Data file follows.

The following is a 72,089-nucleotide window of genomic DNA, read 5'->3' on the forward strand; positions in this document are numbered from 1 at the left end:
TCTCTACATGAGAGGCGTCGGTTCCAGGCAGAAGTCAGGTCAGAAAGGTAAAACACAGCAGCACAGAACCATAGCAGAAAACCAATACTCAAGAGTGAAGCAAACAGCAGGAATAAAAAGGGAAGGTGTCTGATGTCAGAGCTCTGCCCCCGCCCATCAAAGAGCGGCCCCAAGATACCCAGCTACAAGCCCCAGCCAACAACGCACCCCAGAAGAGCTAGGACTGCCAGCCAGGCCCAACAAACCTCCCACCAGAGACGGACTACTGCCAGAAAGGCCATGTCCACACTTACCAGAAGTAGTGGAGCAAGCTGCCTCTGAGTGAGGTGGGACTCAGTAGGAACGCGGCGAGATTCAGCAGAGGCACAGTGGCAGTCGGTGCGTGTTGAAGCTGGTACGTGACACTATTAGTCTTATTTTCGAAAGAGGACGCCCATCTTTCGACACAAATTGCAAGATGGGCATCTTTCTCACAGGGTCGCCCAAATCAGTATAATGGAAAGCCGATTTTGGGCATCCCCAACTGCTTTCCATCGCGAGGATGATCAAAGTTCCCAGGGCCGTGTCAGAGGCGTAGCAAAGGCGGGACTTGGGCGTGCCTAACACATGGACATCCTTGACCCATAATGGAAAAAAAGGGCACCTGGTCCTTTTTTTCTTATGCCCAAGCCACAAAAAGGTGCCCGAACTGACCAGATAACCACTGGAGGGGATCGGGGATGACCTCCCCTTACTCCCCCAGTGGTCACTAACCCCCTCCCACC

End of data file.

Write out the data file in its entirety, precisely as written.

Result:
The following is a 72,089-nucleotide window of genomic DNA, read 5'->3' on the forward strand; positions in this document are numbered from 1 at the left end:
TCTCTACATGAGAGGCGTCGGTTCCAGGCAGAAGTCAGGTCAGAAAGGTAAAACACAGCAGCACAGAACCATAGCAGAAAACCAATACTCAAGAGTGAAGCAAACAGCAGGAATAAAAAGGGAAGGTGTCTGATGTCAGAGCTCTGCCCCCGCCCATCAAAGAGCGGCCCCAAGATACCCAGCTACAAGCCCCAGCCAACAACGCACCCCAGAAGAGCTAGGACTGCCAGCCAGGCCCAACAAACCTCCCACCAGAGACGGACTACTGCCAGAAAGGCCATGTCCACACTTACCAGAAGTAGTGGAGCAAGCTGCCTCTGAGTGAGGTGGGACTCAGTAGGAACGCGGCGAGATTCAGCAGAGGCACAGTGGCAGTCGGTGCGTGTTGAAGCTGGTACGTGACACTATTAGTCTTATTTTCGAAAGAGGACGCCCATCTTTCGACACAAATTGCAAGATGGGCATCTTTCTCACAGGGTCGCCCAAATCAGTATAATGGAAAGCCGATTTTGGGCATCCCCAACTGCTTTCCATCGCGAGGATGATCAAAGTTCCCAGGGCCGTGTCAGAGGCGTAGCAAAGGCGGGACTTGGGCGTGCCTAACACATGGACATCCTTGACCCATAATGGAAAAAAAGGGCACCTGGTCCTTTTTTTCTTATGCCCAAGCCACAAAAAGGTGCCCGAACTGACCAGATAACCACTGGAGGGGATCGGGGATGACCTCCCCTTACTCCCCCAGTGGTCACTAACCCCCTCCCACC